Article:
My aunt and I shared more than just a middle name. Were she sorted into Hogwarts, Debbie Lynn Wyman would be a solid Hufflepuff. She cared deeply about others. If someone needed help, she would find a way to provide it. She would make every gathering a welcoming one with her food, her laughter and her easy-going nature. Debbie and I also share a strong disregard for concepts like shame or dignity. If doing a thing would have made someone laugh, or made someone’s life easier, what is a bit of embarrassment next to that? If you’ve ever heard a “Jamie Will Do It” story, then you have Debbie to thank—at least partially. She planted some of the seeds in me that bloomed into a woman who strives to live fearlessly. She lived giving zero fucks about what anyone had to say. All of her concern was saved for other people.
But we also shared something quite unique in our family: a desire to know our roots.
My grandfather—Debbie’s father—was adopted. The arrangement was not a legal one but an agreement between friends. Debbie went looking for answers, probably before I was born, or just after. I know very little about her expedition into our heritage. But I know that she did everything the old way: knocking on doors and talking to people. There wasn’t an internet then. No Ancestry.com or database. No Facebook or easily searchable census records. She literally went looking for answers.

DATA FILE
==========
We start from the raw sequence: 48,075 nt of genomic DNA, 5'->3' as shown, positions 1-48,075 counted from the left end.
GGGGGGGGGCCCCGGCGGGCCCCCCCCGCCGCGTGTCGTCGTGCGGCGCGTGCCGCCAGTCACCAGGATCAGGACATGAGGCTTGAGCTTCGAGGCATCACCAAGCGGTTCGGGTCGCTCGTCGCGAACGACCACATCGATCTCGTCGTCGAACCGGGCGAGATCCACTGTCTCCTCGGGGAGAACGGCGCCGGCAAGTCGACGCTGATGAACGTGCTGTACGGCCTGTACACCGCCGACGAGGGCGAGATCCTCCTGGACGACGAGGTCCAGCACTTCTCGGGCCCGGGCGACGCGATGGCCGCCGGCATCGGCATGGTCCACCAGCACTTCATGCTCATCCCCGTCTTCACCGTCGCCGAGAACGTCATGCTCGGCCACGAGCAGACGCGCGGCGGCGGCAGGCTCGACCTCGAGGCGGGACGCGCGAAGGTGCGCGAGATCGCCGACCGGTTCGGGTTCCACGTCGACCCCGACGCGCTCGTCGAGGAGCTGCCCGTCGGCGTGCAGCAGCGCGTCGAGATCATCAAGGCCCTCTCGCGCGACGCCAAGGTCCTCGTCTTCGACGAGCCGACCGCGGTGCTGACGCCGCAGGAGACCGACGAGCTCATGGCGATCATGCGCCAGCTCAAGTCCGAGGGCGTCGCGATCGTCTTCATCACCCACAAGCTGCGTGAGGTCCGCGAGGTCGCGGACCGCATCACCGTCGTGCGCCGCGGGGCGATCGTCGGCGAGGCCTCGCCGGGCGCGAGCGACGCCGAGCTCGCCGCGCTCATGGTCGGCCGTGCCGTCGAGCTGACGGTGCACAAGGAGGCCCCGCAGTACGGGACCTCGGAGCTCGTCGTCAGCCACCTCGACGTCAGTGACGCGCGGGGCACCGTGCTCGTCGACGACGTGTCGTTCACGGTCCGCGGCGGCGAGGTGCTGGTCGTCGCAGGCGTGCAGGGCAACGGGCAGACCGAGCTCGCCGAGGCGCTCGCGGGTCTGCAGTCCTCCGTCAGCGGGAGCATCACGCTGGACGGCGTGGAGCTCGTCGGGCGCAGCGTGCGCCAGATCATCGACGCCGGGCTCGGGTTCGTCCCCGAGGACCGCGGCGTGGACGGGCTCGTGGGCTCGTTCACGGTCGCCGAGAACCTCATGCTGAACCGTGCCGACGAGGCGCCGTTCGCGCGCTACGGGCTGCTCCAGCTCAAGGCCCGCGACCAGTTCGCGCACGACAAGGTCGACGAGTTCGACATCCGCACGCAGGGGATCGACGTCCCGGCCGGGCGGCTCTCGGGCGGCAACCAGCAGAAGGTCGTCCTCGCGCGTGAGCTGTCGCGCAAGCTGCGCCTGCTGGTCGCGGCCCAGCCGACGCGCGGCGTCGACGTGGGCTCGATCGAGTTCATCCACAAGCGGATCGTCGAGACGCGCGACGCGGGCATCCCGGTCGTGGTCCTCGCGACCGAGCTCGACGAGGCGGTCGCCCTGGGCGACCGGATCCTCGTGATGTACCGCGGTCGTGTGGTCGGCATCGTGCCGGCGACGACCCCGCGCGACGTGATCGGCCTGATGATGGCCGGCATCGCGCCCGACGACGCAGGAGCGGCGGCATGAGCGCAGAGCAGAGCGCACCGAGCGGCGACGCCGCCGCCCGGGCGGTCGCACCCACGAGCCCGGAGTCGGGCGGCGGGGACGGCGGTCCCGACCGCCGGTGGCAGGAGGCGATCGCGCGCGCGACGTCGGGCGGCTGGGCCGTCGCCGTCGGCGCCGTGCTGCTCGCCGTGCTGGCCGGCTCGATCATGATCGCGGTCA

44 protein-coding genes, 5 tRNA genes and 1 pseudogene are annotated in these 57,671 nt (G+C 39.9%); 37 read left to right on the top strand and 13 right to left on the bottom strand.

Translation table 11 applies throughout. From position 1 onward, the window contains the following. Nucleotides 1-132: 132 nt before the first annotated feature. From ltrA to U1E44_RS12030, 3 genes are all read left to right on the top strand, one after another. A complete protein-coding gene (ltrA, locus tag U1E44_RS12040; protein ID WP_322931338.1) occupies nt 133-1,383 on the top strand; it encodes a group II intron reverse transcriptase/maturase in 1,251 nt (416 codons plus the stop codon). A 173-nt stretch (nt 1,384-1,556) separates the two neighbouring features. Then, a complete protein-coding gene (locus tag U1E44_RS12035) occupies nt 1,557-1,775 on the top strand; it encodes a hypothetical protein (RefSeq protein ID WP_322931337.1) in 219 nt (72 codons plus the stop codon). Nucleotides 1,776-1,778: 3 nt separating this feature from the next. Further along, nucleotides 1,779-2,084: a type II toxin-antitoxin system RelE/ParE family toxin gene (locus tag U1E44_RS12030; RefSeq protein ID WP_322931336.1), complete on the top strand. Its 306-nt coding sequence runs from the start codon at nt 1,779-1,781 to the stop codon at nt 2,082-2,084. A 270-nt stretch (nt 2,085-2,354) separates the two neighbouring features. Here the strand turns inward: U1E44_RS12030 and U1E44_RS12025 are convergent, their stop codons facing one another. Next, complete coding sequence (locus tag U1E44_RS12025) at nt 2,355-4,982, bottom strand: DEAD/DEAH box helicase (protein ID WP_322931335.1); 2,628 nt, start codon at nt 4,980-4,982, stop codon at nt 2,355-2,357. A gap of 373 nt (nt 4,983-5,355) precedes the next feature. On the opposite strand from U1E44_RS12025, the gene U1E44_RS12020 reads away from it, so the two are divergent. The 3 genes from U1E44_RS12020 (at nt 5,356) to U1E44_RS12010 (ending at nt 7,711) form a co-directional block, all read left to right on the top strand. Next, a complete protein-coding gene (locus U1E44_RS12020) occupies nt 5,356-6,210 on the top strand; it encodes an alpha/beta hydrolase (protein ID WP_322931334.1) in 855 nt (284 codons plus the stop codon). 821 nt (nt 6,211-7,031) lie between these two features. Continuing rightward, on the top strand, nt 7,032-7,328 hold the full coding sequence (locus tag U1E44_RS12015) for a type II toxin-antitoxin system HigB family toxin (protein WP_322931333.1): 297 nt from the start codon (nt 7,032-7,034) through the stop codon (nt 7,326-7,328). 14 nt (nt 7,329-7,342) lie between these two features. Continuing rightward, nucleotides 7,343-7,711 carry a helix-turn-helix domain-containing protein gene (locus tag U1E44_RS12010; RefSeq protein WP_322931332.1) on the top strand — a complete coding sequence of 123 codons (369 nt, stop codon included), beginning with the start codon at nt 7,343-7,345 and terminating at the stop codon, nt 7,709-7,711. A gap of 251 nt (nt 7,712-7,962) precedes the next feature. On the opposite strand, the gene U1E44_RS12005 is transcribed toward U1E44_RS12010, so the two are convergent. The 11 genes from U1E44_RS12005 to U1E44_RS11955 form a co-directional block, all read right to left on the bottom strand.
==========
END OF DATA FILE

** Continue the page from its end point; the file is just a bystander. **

Now, as I said, this subject in our family is somewhat taboo. I’m not sure who decided that, but, by the time I learned there was anything to know, Debbie had already abandoned her search, saying that she’d “been told” to drop it. I don’t know who told her that or why. I have suspicions, but the people who know are best reached via Ouija board.
But I cared. I wanted to know. I had questions. No one else in the family seemed to give a shit. No one else but Debbie. When I’ve done deep dives into researching my family tree, it’s been Debbie that’s actually responded with genuine interest. Not just, “That’s nice,” but asking me to keep her in the loop with what I found. A few months ago, I discovered more than we could’ve hoped. That was right after she went into the hospital with some dire symptoms. I spoke with her on the phone when she was still an inpatient. She was medicated to the gills, and I didn’t want to disturb her, so I just said, “When you get home, call me. I have some new info for you, and a question or two.”
Okay, so I had a whole page of questions.
That conversation never happened.
She doesn’t know the name of the ship our great-greats were on when they came to America from Sicily more than a hundred years ago. She doesn’t know that her grandmother lived and died just a few miles away. She didn’t get to see anything I brought back from a trip I have yet to take.